Start - Stop Technology. Gimmick or Serious Technology?
All those advertisements and hoardings you see on the road about turning off your vehicle’s ignition at stop lights to save fuel are right. It’s kind of a no brainer: you turn off your car and the engine immediately stops using fuel.
Did you know? Ten seconds of idling can burn more fuel than turning off and restarting the engine. My old man told me the opposite was true when he was teaching me to drive, but that was a VERY long time ago. Excessive idling can damage your engine's components, including spark plugs, cylinders and exhaust systems.
And, driving – not idling – is the most effective way to warm up your engine anyway.
Back then, in pre-historic times, engine oils didn’t have the same additive packages they do now and it did take some time to actually warm up and distribute the lube oil to all of the necessary components. Driving with the engine “dry” would cause damage. Modern oils have some serious technology built in which ensures the oil stays where it should and keeps a relatively constant viscosity.
Modern start-stop was pioneered by German automakers several years ago and was generally limited to manual transmission vehicles. Today, about 60 percent of the new cars, automatic and manual, sold in Europe each year have start-stop.
Start-stop technology improves the typical car’s efficiency by about 5 percent.
How does it do it, you ask?
When cars go into neutral, or brake to a full stop, the engines of cars equipped with start-stop switch off and then start up again automatically when you step on the accelerator or engage the clutch.
So, as we’ve previously agreed, keeping your engine on idle while stuck in traffic or when waiting for the signal to turn green consumes more fuel than switching off the ignition and restarting it. According to studies, on an average you waste 0.098 litres of fuel for every 10 minutes of idling. That may not sound much but it all adds up over time. It makes sense to turn off the car if you will be idling over 10 seconds.
And, tree huggers take note... Start-stop is also good for the environment. While engines today emit considerably far less toxic gases, including hyrdrocarbons, carbon-monoxide and nitrous oxides, than carburettor-based cars of yesterday, cutting down on idling does help reduce CO2 emissions. We would also recommend ensuring your car is maintained properly to ensure it is running a peak efficiency. A car with a full service history will save you money on fuel and repair bills and will then be worth more when you bring it to us as a part exchange.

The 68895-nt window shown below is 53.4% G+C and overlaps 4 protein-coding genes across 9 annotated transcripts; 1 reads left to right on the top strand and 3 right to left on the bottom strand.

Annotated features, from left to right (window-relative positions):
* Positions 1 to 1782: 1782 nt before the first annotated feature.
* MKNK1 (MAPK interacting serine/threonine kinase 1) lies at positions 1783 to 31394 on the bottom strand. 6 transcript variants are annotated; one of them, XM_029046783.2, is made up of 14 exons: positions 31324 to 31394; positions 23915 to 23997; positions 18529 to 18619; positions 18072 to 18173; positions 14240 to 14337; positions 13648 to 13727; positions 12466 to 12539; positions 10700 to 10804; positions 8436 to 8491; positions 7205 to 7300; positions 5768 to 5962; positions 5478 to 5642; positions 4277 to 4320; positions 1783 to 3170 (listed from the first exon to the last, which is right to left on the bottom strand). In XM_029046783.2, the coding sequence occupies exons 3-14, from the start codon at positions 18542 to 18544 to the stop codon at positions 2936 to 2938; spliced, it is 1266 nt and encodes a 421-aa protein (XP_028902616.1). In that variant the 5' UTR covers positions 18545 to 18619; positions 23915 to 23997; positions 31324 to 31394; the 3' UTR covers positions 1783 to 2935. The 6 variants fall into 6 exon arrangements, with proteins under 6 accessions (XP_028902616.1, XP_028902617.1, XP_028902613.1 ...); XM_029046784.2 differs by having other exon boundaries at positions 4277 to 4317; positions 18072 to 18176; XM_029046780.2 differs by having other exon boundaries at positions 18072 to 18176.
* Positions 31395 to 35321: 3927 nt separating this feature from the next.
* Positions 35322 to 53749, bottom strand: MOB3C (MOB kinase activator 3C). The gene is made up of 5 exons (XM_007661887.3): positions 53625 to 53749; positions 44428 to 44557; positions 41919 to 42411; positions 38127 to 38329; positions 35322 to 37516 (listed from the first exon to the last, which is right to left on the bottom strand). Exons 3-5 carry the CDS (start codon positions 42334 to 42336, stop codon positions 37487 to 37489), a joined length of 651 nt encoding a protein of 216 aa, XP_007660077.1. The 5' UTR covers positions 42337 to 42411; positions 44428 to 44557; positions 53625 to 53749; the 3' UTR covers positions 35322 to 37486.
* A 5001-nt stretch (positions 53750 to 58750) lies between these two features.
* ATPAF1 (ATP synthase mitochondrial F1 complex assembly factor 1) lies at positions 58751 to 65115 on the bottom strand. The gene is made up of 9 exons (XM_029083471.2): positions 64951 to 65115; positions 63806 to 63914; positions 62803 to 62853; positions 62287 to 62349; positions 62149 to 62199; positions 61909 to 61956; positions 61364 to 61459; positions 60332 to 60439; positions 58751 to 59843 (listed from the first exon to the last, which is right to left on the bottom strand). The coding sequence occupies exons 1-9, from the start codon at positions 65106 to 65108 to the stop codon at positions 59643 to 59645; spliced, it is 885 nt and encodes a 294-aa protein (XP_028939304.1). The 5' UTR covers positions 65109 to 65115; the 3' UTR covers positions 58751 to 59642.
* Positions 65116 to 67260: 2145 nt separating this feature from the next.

Another tip to remember is to turn off the air conditioner or use it sparingly. Air-conditioning can dramatically reduce fuel economy if you’re driving at low speeds. The effects are not so apparent when the vehicle is driven at higher speeds. And, while you might think that electricals such as defoggers, heated seats, etc use only the battery, fact is that it takes much more running from the engine to recharge the battery again if you’re using these so it makes sense that these fuel-intensive devices should be turned off when not in use.
Programming engines not to idle—and saving fuel in the process—may seem simple. But it’s not. When that engine shuts off, all the electrical content, the radio, the blowers, the lights, whatever is consuming electricity, no longer has the alternator so you need a battery that is different than the traditional starting battery. New battery innovation is big business and new technologies such as Absorbent Glass Mat technology that provide more rapid and consistent charging and discharging cycles are being developed.
While battery research efforts in recent years haven’t led to a cheap, highly popular, all-electric car, it has spurred a great deal of innovation that makes greater use of electricity in driving. Start-stop technology along with the hybrid, the hybrid-lite, and the plug-in hybrid systems that are being developed in parallel won’t replace dead dinosaurs as a transportation fuel. But they will go some way to displace dino-fuels as a transportation fuel.
Start-stop should be a starting point, not a stopping point. There’s more that can be done, even with 12-volt standard batteries. By pairing a small lithium-ion with the more powerful batteries that enable start-stop, vehicle-makers are implementing a series of fuel-saving features, like regenerative braking (which captures the energy from braking to recharge batteries), as well as engines that turn off when cars are rolling at very low speeds and stay off for slightly longer when cars start up again. Such efforts could bump 5 percent savings up to 8 percent. More efficient diesel fuels that initiate the combustion earlier in the engine cycle have been developed that have shown an almost 10% improvement in mpg and an 8% reduction in all harmful tailpipe emissions.